Opus Resource Library
New Materials Experimentation With Justin Ogilvie
Opus Resource Library

Update On Justin's Exploration with Oil Sticks & Oil Pastels

Last month, we engaged in a conversation with Justin Ogilvie regarding his ventures into exploring and experimenting with new materials. Join us as we delve further into his perspectives and newly developed fascination with oil sticks and oil pastels.

Artwork by Justin Ogilvie
Artwork by Justin Ogilvie
Artwork by Justin Ogilvie
Artwork by Justin Ogilvie

Why did you choose to explore and experiment with Oil Sticks and Oil Pastels?

My goal is to see what quality of mark-making oil sticks and oil pastels bring into my work, and how that may trigger new ideas formally and conceptually. 

This experiment fits within a larger project, in which I aim to create narratives (whether literal or ambiguous) using child-like imagery and approaches. 

Thanks to the budget Opus has provided me, I essentially have a green light to go buy a bunch of supersized, high-end crayons and permission to play!

"Each material has its own voice and personality. When I allow myself to experiment and simply doodle with materials, I begin to ‘hear the voice"

– Justin Ogilvie, Artist

Are you noticing any distinct qualities or differences between the Oil Sticks? 

Discovering the distinct qualities and differences between each material is pure pleasure for me. 

Each material has its own voice and personality. When I allow myself to experiment and simply doodle with materials, I begin to ‘hear the voice’ of each material, identifying various ‘personality traits’ as materials interact with each other. It’s like listening, instead of talking.

Letting go of preciousness is key to this process, so I tend to avoid the organized logic of illusionistic realism, opting instead for abstract, wonky or trippy figuration, for lack of a better word. 

I use play to overcome preciousness, as it induces in me a more open, attentive, and quiet mind. There’s a performative aspect to playing, but it’s very serious the whole time because it’s all so new.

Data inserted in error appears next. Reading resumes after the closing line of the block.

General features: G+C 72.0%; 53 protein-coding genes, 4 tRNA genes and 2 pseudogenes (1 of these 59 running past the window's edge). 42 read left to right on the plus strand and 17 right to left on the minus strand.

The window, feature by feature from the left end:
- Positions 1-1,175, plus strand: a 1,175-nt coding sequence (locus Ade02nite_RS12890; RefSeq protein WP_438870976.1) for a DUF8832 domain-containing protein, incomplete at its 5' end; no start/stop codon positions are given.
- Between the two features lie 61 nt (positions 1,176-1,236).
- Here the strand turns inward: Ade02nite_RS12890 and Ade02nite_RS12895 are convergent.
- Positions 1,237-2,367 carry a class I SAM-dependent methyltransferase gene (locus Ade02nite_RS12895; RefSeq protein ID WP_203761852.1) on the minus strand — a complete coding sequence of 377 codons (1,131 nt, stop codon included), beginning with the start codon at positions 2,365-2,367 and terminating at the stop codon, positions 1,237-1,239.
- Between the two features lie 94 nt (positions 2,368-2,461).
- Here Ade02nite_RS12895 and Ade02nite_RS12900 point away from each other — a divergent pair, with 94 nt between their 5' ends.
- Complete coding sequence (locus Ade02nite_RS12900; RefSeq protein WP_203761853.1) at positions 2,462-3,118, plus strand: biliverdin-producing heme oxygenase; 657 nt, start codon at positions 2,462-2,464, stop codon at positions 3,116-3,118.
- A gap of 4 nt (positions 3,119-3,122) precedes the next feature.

The whole process becomes a series of accumulating questions (“What if this could work? What if that could work? Hmmm”, etc.). At some point, the artwork whispers back to me, announcing that the experiment is over and it’s time to move on. If I’m listening, I’ll move on, and if I’m lucky, there’ll be a nice record of the exchange.

Artwork by Justin Ogilvie
Artwork by Justin Ogilvie
Artwork by Justin Ogilvie
Artwork by Justin Ogilvie

Alex + Justin with Oil Stick

Comparison of Materials

Three oil sticks including options from Kama Pigments, Sennelier, and R&F Pigments.
Three oil sticks including options from Kama Pigments, Sennelier, and R&F Pigments.

R&F Pigment Sticks (Oil Stick)


  • Highest quality oil stick – and most expensive
  • Best pigment load
  • Soft and creamy consistency
  • Widest range of colours 
  • Metallic colours - but no fluorescents
  • Most versatile for markmaking
  • Slow drying (24–72 hrs - making it challenging to layer quickly)
  • Easy to blend with various colours

Tips & Tricks

  • Use a light touch to get a fine line
  • Push hard for amazing thick, chunky, expressionistic mark-making – perhaps it’s most special attribute!
  • Press too hard and the stick’s form collapses, resulting in a splotchy mess (delicate balance required)
  • Messy during use and cleaning - wear gloves

Sennelier Oil Sticks


  • High quality oil stick – and decently priced!
  • High pigment load
  • Medium to hard consistency
  • Wide range of colours
  • Metallic colours – but no fluorescents
  • Dries quickly (12–24 hours, making them great to layer quickly)
  • Decent blending with various colours

Tips & Tricks

  • Press hard for medium line thickness, texture and expressive mark-making
  • Difficult to get a fine line with these oil sticks
  • Oil stick retains it's solid form even when pressing really hard – the benefit of a harder consistency stick.
  • Not too messy during use and cleaning (but I still wear gloves)

Kama Oil Sticks


  • Medium–to–high quality oil stick – most affordable!
  • Decent pigment load
  • Hard Consistency
  • Good range of colours
  • Metallics & fluorescent colours!
  • Fast drying (12–24 hours), making them easy to layer quickly
  • Mediocre blending with various colours

Tips & Tricks